Posted By: Karysa
During my time there, I was able to spend the night at one of the student’s villages and see how they live. To get to the student’s village it took about 45 minutes walking. The kids wash their clothes, body, and teeth all in the same river. At night they use a candle for light since they don’t have electricity. Meals consisted of rice, bamboo, and fish. The school is very limited on teachers, so when the students get the chance to learn they appreciate every second of it. Saying goodbye was so hard to say the least.Read More
Posted By: Navreet
During my stay, I volunteered at an orphanage to work on light construction projects. Our main objective was to help maintain and fix the orphanage infrastructure and environment so that the children could benefit from a better learning atmosphere and have better living accommodations. I exchanged warm hugs and laughter with the charming little souls at the orphanage; they left me a lifetime full of cherished memories.Read More
Posted By: Kyle
I was speaking to a kid with the name ‘ฝัน’ which literally translates to ‘Dream’. He is seventeen years old, has one brother, two loving parents, and two dogs, just like me. One of the English teachers helped me ask him the question, “what do you want to do with your life,” his response, ” I want to be happy, I want to help make a change in the world.” He has a dream, he has the light, he is human, he realizes that the world is a big place with not just him living in it.Read More
Posted By: Evan
We started off touring around the school, where we were greeted by smiling children who couldn’t stop waving at us. Then it was off to the classroom where we put together our own lesson plans (none were given to us). We taught about 2-4 classes a day, depending on the day. Throughout the 10 days of teaching, we played games with the students, taught them songs, such as Twinkle Twinkle or Hokie Pokie, and had conversations about our lives here and in America.Read More
Posted By: Olivia
For grades 1 to 3, I was able to teach them colours, shapes, numbers, animals, fruits and often played a couple games of hangman with them. From grades 4 to 6 I taught them sentences about occupations and their dream jobs. I also taught them body parts, emotions and family members. I tried to make our classes as enjoyable as possible for the kids; I tried to put a fun spin of each of the things we were learning.Read More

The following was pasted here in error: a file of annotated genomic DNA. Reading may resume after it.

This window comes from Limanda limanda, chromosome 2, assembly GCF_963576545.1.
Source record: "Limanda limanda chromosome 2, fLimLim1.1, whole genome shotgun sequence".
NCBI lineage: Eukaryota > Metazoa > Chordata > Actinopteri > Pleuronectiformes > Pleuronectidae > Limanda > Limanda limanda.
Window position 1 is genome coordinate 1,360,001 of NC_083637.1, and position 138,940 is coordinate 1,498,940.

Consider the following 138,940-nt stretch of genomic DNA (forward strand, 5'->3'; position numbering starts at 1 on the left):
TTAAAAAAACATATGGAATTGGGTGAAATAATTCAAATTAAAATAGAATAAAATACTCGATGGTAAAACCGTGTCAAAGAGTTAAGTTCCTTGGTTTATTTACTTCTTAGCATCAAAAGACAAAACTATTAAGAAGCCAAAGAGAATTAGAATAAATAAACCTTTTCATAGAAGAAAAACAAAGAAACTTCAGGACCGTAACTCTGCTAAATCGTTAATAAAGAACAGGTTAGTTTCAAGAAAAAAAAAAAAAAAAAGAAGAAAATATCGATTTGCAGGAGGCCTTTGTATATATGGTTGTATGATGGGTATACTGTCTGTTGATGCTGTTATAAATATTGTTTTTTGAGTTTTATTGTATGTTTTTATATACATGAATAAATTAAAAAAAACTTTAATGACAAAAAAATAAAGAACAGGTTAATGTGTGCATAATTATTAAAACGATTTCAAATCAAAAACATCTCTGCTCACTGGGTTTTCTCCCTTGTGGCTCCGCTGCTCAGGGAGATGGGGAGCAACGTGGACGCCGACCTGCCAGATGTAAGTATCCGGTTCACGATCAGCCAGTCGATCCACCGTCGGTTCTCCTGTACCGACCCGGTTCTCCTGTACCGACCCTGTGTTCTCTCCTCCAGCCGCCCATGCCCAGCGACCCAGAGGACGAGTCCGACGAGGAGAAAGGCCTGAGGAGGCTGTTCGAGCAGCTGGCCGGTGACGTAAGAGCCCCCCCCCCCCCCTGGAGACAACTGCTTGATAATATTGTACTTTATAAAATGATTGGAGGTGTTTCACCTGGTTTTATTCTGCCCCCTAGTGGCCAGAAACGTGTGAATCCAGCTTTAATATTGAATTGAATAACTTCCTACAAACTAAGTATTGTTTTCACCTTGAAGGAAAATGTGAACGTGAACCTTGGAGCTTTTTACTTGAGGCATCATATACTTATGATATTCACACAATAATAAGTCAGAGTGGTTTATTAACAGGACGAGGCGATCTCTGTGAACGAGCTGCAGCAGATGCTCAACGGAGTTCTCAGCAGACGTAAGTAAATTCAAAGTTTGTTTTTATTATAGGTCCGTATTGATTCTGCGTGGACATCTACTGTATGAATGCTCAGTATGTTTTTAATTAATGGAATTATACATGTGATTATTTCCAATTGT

Posted By: Naomi
Throughout the program GoEco and the local Thai team ensured their volunteers fun by implementing social gatherings throughout the week. I enjoyed this because it kept everyone occupied when we weren’t volunteering and it was a great way to meet new people. This volunteering experience is like no other because you gain a first-hand perspective on Thai culture that you wouldn’t be able to absorb through a text book. Overall, this experience has been unforgettable and I am very grateful.Read More
Posted By: Mike
We spent the rest of the time laying tiles in the (open air) laundry and common area of the school. Although it was hard physical work mixing cement by hand in very hot conditions, it was very satisfying to see the progress we made and just what I was looking for. I was particularly pleased that the kids wouldn’t have to come back and see the damage the flood had done, as I imagined how my kids would feel to see their (meager) possessions broken and muddy.Read More
Posted By: Anna
The Ho Chi Minh Community Involvement placement starts off with four days of Culture Week, a fantastic opportunity to get to know the other volunteers we would be living with for the next three weeks. This involved language and culture classes, a tour of the city and its major historical sites, cooking class and Vietnamese towel folding class (the last two of which caused a LOT of laughter!). Then we all started work.Read More
Posted By: Yee
I learned a lot about the culture in Vietnam and was able to explore the famous places in Ho Chi Minh as well. Apart from the amazing time I had during the cultural week, I was more keen for my week of volunteering to come, as that was my main purpose of enrolling myself to this program. I’ve never been happier that I chose to work in a school as I; myself enjoy having children around me.Read More
Posted By: Hanna
During the second week I volunteered at the school where I played with children aged from 2 to 5. The children there were happy to see you and wanted to play with you. A lot of them wanted to learn English so in order to achieve that they would point at different things and smiled when you told them what it was.Read More
Posted By: Matilda
\"This is roughly how every day went, each one with little quirks and quiet achievements. I remember how amazing it felt to watch the kids learning and growing, even in such a short space of time while I was there – hearing them say my name, words I had taught them, singing songs I had sung to them or games I had taught them. I began to get to know and love the personalities of each of them, it was so gorgeousRead More
Posted By: Deserie
#Vietnam,#Medical and Healthcare,#Community Aid and Development,#Asia,#Medical and Healthcare,#International Internships
It was truly an amazing experience. The coordinators were very friendly and accommodating and I learned a lot during my stay. Even though it was crowded, overall the program was great and I would recommend it to anyone. I’ll surely miss everything about Vietnam from its rich history and culture, food, friendly students, to the patients in the hospital who kept asking me if I’m Vietnamese. I’ll especially miss the lifelong friendships I had made.Read More